Create a Data Repository Component10:07 with Chris Ramacciotti
Modeling each GIF with a POJO is an essential step toward storing all our GIF data. In this video, we'll combine all those GIF objects into a single collection and create one method for accessing those GIF objects from the collection.
Code Block for GIF Data
Copy and paste the code below into your
private static final List<Gif> ALL_GIFS = Arrays.asList( new Gif("android-explosion", LocalDate.of(2015,2,13), "Chris Ramacciotti", false), new Gif("ben-and-mike", LocalDate.of(2015,10,30), "Ben Jakuben", true), new Gif("book-dominos", LocalDate.of(2015,9,15), "Craig Dennis", false), new Gif("compiler-bot", LocalDate.of(2015,2,13), "Ada Lovelace", true), new Gif("cowboy-coder", LocalDate.of(2015,2,13), "Grace Hopper", false), new Gif("infinite-andrew", LocalDate.of(2015,8,23), "Marissa Mayer", true) );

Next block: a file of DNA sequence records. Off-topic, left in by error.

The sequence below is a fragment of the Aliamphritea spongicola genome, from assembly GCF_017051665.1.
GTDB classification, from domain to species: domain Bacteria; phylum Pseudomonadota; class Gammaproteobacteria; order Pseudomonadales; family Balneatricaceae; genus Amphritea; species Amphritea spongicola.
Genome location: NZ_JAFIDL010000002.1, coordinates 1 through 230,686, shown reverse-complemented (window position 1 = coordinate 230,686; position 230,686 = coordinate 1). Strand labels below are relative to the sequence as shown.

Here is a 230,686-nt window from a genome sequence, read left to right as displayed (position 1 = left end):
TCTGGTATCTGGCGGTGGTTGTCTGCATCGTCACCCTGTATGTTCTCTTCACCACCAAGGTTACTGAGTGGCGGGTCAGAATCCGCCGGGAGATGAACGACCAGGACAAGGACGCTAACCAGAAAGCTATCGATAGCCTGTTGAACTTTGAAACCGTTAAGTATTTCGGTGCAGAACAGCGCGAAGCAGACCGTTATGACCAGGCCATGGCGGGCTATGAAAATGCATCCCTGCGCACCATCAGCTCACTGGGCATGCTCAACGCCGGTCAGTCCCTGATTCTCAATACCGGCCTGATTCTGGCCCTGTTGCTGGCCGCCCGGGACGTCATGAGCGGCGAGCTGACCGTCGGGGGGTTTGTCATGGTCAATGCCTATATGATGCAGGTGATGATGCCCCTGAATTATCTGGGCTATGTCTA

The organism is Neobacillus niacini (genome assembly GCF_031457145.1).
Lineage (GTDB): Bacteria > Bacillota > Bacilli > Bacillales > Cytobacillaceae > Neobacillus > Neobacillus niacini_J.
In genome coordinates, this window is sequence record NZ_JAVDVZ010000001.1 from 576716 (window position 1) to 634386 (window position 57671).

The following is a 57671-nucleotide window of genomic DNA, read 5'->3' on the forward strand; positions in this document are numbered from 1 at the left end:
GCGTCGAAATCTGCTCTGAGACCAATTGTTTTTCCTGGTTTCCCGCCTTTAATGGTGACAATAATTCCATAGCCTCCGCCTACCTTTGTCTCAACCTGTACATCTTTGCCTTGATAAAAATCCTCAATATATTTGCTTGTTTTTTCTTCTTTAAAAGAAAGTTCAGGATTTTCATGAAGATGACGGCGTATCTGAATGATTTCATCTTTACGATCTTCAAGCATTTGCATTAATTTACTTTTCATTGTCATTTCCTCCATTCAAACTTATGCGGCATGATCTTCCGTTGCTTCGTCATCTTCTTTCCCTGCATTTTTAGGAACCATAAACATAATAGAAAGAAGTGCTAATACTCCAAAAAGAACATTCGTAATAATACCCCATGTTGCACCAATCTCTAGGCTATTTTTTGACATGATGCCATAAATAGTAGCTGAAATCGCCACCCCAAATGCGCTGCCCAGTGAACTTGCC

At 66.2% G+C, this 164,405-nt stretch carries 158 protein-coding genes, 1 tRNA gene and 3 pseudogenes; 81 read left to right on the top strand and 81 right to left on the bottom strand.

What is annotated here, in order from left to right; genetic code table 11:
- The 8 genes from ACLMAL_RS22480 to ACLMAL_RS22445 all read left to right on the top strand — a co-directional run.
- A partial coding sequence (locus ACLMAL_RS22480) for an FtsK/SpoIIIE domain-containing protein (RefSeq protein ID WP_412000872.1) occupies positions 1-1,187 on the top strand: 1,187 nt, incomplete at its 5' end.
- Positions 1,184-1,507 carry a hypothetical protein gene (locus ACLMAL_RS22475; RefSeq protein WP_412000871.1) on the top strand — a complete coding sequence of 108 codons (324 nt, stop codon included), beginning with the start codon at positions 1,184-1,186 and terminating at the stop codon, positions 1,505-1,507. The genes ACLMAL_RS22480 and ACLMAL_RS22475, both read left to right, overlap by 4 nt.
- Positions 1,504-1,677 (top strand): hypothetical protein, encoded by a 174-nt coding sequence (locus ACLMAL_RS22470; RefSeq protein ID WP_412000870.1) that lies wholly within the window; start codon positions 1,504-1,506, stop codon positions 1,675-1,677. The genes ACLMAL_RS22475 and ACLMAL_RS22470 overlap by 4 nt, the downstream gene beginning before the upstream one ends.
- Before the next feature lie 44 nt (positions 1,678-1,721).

So now you've had a chance to see the full flow of data from the storage of GIF 0:01 details in a GIF object to the adding of a GIF object to a model map and 0:04 finally the access of that object from a timely template for display. 0:09 There's one problem with our GIF detail page at this point and 0:13 that is it's only able to display the details of one hard coded GIF. 0:16 The compiler bot. 0:20 But what if we want the controller method and 0:22 template to control the display of any GIF object according to the URL requested? 0:24 For that, we'll need to step up our game. 0:29 In particular, we'll need to store a collection of GIF objects in memory 0:33 that our application can choose from. 0:36 Next, we'll be adding what's called a repository of GIF objects. 0:39 A repository is essentially a collection that we've stored somewhere in memory or 0:44 in a database. 0:48 For this simpler application, we'll store it in memory using a standard Java list. 0:49 Let's get started. 0:54 Before we make our GIF repository, I'm going to create a package that would hold 0:56 any data repositories we might want to include in our application. 1:00 So I'm going to right-click on the giflib package, and 1:03 choose New, Package, and call it data. 1:07 In this package is where I'll put the GIF repository, 1:12 which will be a new Java class named, not surprisingly, GifRepository. 1:15 This class will act as both our storage device for 1:24 GIF objects as well as methods for interacting with those GIF objects. 1:26 In a future course we'll show you how to shift your storage mechanism to a database 1:31 but that's a bit outside the scope of the current course. 1:35 So for now we'll stick with storing our GIF objects into a static Java list. 1:37 To begin, I'll create that list as a field. 1:42 Make sure to import java.util.List and 1:47 com.teamtreehouse.giflib.model.gif. 1:51 And I'll call this ALL_GIFS. 1:56 Notice I'm using the all caps naming convention because this 1:59 is a class constant. 2:02 In this course, we're going to predefine our GIFs. 2:04 Though in a production application, again, this would likely come from a database. 2:07 For this I'm going to use a convenience method offered by the arrays class called 2:12 asList. 2:16 In to it I can pass any number of GIF objects. 2:17 So arrays, it comes from the java.util package, .asList. 2:24 This is, as opposed to constructing a new array list, 2:32 then using the add method a bunch of times to add individual objects. 2:35 I'll include six GIF objects here, one for 2:40 each image I've given you in the GIFS directory. 2:43 In the teacher's notes I've given you this block of code 2:46 in case you wanna save yourself some typing. 2:48 I'll go ahead and copy and paste that now so 2:51 that you don't have to watch me type all that code. 2:53 Give myself some space there. 2:56 Copy that I will get back in here and I will paste that right inside there. 2:58 Now, there's one import I need to resolve and that's of the local date class. 3:03 So I'll hit option enter in Inteli J its automatically take its first suggestion. 3:07 Might move this back one tab as well. 3:13 Cool, and that's our storage device. 3:16 I simple JAVA list. 3:18 But I also mentioned that the beyond storing our data, 3:20 this class would offer us methods for retrieving that data. 3:23 Because this list is private, we'll need to add some public 3:27 methods in order to access this list outside of the class. 3:30 Let's add one of those methods now. 3:35 We'll make a method that allows us to retrieve a GIF object with a given name. 3:37 So it will return a GIF object. 3:42 And I'm gonna call it findByName. 3:45 I'll give it a String parameter, so that the collar of this method can 3:49 pass at the name to retrieve the GIF object associated with that name. 3:54 So inside this method, I'm going to iterate over 3:59 all of my GIF objects in the list, so I'll use this enhanced for loop. 4:02 Oops, I forgot the name of my variable here. 4:07 Gif in ALL_GIFS, so it's a for 4:10 each loop or enhanced for loop for every GIF object. 4:15 In all GIFS I want to do the following. 4:18 If the particular GIF object I'm looking at has a name that equals the name 4:22 that was passed in, well then what I wanna do is return exactly that GIF object. 4:29 Now, if I get through the entire list without ever finding a GIF 4:34 matching this name, then what I want to do is return null. 4:38 We'll leverage this method for 4:45 our GIF controller class, which I'll switch to now. 4:46 We'll want to leverage that method we just wrote from the GIF details method here so 4:52 that we can feed the GIF details template with any GIF object instead of 4:56 this one that we've hard coded. 5:00 In order to have access to the GIF repository we'll need a reference to a GIF 5:02 repository object, since we'll likely access this from any controller method 5:07 I'll add it as an instance field. 5:11 And we'll do that up top. 5:13 Private GifRepository and 5:14 I'll just call it GifRepository. 5:18 Of course, without assigning anything to GifRepository, 5:23 if we try to call any of its methods like the find my name 5:26 method in any of our controller methods, we'll fall on our faces. 5:30 Because the field will be null and 5:33 we'll encounter a null pointer exception as I'm sure you've seen many times before. 5:35 There are a couple of ways we could go about initializing this GifRepository 5:41 field. 5:45 One way would be to use a constructor in this class. 5:46 And when the constructor is called we'd assign the GifRepository 5:49 field a new instance of a GifRepository class. 5:53 But there's actually another feature in spring that we can leverage here to 5:57 reduce our coding. 6:00 It turns out that Spring can initialize fields for 6:02 us as long as it can find a spring component of the same class for the field. 6:04 In our case it needs a spring component for GifRepository. 6:10 To tell spring that we want it to auto assign our field, 6:13 we use the autowired annotation. 6:17 This tells Spring to construct and 6:20 assign a GifRepository object to this instance field as soon as it's needed. 6:22 The next question is, how will Spring know that 6:28 the GifRepository class is a valid Spring component, as I mentioned? 6:30 Here's a surprise, we'll use an annotation. 6:36 Remember how we annotated our AppConfig class with ComponentScan? 6:39 Because of this, Spring will scan that same package and all of it's sub packages. 6:44 And consider all classes annotated with component as valid 6:49 options depending on the class name. 6:53 So all we need to do is switch to the GifRepository 6:57 class and add the component annotation. 7:02 So that's applied at the class level and it also comes from the Spring framework. 7:05 There we go. 7:11 Now, Spring will pick this up during the initial component scan as a result of our 7:12 app config being loaded. 7:17 And when the GIF controller needs a GifRepository class, 7:19 Spring will create one for us or use one that's already been created. 7:22 The process of this runtime creation of objects that is the injection 7:27 using the Autowired annotation. 7:32 This process without explicitly writing code to construct and 7:34 assign objects is called dependency injection or DI for short. 7:38 That is, we didn't ever write code that calls the GifRepository constructor and 7:44 assign the resulting object to our GifRepository field. 7:49 Instead, we let Spring wire our objects together with Autowire. 7:53 As you continue your study of Java development, and 7:58 especially with Spring, you'll be seeing much more DI. 8:01 It's one of Spring's most powerful and core features. 8:05 Now, back to our gifDetail's controller method. 8:08 What we can do at this point is replace the creation of our GIF object with a call 8:11 to the findByName method of the GifRepository field. 8:15 So instead of creating a new object here, I will call on a gifRepository object, 8:19 the findByName method. 8:24 And to it we'll pass the name of the GIF that we'd like 8:28 to grab from our gifRepository. 8:31 Here, I'll use android-explosion. 8:34 Forget my semi colon there. 8:38 While this replacement will produce the same result, it represents 8:41 a giant step in the direction of creating a dynamic detail page. 8:44 Let's reboot and redeploy our app to make sure that we haven't broken everything. 8:49 So I'll start my boot run task, and 8:53 remember it could take a moment, you start it too soon you might see an error. 8:55 Sometimes it's definitely safe to wait for 9:00 that message in your console saying that the task has been complete. 9:02 So I'll click bootRun again, And 9:08 after I see all my output come through and see that Tomcat has started, I will switch 9:13 back to my browser, and I'll refresh this to make sure nothing is yet broken. 9:18 Excellent. 9:24 All is well. 9:25 It looks like our web app is still intact from the user's standpoint, so 9:27 we're in great shape! 9:30 Well, that was quite a bit of information in coding. 9:32 It may seem like a lot to digest right now, so 9:35 if you're feeling a bit overwhelmed don't panic. 9:37 You can always go back in the video to re-watch the parts that are still unclear. 9:40 Or you can come back to them after you finish the course. 9:45 Also, as you're coding the application on your own machine, 9:48 if you run into any problems, please use the forum to post your questions, and 9:52 include your code as necessary. 9:56 Let's take a break now before finishing the task of making our detail page, 9:59 present the GIF details given by a specific GIF's URI. 10:03